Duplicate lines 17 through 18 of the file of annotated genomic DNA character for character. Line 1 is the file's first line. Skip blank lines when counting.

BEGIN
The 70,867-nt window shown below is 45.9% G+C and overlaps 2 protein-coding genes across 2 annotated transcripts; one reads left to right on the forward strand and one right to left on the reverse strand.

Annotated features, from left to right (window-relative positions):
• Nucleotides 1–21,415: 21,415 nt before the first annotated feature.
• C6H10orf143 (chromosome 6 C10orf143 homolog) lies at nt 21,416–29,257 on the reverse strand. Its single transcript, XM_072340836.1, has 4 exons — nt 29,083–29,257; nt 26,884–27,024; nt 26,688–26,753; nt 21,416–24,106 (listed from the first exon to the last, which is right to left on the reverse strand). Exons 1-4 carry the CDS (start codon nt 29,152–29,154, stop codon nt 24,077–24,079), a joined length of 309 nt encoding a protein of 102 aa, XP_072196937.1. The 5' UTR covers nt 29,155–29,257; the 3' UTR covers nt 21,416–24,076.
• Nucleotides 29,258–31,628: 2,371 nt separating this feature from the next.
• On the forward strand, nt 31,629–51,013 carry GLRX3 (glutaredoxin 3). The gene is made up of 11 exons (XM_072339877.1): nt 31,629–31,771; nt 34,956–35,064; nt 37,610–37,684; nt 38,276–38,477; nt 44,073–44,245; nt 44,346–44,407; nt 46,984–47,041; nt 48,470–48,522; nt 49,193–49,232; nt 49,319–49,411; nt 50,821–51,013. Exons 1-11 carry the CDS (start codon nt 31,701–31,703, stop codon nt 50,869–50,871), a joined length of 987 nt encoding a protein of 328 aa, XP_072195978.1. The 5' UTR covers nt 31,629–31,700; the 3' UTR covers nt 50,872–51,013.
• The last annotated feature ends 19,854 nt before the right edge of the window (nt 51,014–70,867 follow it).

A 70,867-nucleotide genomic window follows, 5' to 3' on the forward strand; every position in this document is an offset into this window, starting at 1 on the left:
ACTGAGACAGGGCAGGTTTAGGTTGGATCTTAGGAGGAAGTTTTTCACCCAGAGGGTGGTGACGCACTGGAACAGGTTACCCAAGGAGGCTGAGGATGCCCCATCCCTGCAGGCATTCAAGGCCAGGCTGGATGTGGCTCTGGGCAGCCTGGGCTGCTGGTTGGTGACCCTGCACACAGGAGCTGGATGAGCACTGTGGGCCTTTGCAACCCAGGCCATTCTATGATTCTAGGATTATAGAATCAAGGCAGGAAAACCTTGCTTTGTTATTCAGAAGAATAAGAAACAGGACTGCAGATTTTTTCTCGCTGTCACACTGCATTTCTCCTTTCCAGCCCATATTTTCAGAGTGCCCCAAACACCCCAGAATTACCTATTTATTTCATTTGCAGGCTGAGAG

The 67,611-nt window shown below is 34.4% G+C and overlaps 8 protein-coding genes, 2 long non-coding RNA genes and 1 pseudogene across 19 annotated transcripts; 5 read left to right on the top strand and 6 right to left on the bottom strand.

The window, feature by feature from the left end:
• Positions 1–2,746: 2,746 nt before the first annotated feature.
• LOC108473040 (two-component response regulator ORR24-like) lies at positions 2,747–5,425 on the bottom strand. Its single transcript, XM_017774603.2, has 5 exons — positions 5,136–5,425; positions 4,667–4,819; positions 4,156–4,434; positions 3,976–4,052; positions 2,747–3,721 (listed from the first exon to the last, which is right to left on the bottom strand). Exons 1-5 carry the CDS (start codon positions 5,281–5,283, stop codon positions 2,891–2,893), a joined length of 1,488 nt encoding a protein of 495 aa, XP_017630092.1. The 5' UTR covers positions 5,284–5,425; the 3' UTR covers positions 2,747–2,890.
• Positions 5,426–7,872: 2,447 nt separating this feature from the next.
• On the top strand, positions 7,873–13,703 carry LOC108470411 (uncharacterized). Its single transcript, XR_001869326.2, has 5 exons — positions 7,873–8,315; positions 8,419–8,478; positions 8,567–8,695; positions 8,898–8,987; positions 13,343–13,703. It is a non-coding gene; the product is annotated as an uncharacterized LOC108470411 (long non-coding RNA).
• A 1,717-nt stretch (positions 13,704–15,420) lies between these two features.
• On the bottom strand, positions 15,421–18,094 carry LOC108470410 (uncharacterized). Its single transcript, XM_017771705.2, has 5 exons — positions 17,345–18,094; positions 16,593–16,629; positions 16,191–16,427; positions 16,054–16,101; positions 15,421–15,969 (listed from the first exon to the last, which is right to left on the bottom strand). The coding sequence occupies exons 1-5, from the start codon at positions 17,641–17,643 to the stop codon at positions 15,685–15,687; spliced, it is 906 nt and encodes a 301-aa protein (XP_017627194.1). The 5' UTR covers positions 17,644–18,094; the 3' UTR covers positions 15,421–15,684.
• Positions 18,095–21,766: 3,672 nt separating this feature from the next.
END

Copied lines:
• On the bottom strand, positions 15,421–18,094 carry LOC108470410 (uncharacterized). Its single transcript, XM_017771705.2, has 5 exons — positions 17,345–18,094; positions 16,593–16,629; positions 16,191–16,427; positions 16,054–16,101; positions 15,421–15,969 (listed from the first exon to the last, which is right to left on the bottom strand). The coding sequence occupies exons 1-5, from the start codon at positions 17,641–17,643 to the stop codon at positions 15,685–15,687; spliced, it is 906 nt and encodes a 301-aa protein (XP_017627194.1). The 5' UTR covers positions 17,644–18,094; the 3' UTR covers positions 15,421–15,684.
• Positions 18,095–21,766: 3,672 nt separating this feature from the next.